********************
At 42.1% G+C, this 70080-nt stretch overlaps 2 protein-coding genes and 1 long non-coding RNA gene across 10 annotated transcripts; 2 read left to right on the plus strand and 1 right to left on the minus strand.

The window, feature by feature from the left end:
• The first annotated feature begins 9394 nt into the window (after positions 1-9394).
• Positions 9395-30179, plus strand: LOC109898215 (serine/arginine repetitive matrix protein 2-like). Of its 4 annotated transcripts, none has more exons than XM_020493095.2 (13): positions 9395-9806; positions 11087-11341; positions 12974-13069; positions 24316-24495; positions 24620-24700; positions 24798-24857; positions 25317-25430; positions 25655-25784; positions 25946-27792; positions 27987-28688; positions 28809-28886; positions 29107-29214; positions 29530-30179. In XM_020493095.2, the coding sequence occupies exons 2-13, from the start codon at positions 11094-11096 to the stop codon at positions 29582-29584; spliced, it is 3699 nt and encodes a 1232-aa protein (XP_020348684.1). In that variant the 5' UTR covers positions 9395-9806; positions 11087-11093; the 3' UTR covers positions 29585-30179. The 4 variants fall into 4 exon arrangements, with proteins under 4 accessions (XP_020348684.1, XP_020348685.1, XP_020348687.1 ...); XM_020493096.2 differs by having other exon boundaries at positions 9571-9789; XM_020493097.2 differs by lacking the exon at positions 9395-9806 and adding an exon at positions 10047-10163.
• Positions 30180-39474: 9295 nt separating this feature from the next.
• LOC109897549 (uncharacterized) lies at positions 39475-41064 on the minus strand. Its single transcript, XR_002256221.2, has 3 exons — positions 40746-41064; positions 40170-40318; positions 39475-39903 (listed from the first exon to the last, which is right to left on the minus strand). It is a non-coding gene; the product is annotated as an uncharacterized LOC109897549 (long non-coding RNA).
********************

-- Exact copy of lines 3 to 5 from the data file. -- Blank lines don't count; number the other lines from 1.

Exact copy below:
• The first annotated feature begins 9394 nt into the window (after positions 1-9394).
• Positions 9395-30179, plus strand: LOC109898215 (serine/arginine repetitive matrix protein 2-like). Of its 4 annotated transcripts, none has more exons than XM_020493095.2 (13): positions 9395-9806; positions 11087-11341; positions 12974-13069; positions 24316-24495; positions 24620-24700; positions 24798-24857; positions 25317-25430; positions 25655-25784; positions 25946-27792; positions 27987-28688; positions 28809-28886; positions 29107-29214; positions 29530-30179. In XM_020493095.2, the coding sequence occupies exons 2-13, from the start codon at positions 11094-11096 to the stop codon at positions 29582-29584; spliced, it is 3699 nt and encodes a 1232-aa protein (XP_020348684.1). In that variant the 5' UTR covers positions 9395-9806; positions 11087-11093; the 3' UTR covers positions 29585-30179. The 4 variants fall into 4 exon arrangements, with proteins under 4 accessions (XP_020348684.1, XP_020348685.1, XP_020348687.1 ...); XM_020493096.2 differs by having other exon boundaries at positions 9571-9789; XM_020493097.2 differs by lacking the exon at positions 9395-9806 and adding an exon at positions 10047-10163.
• Positions 30180-39474: 9295 nt separating this feature from the next.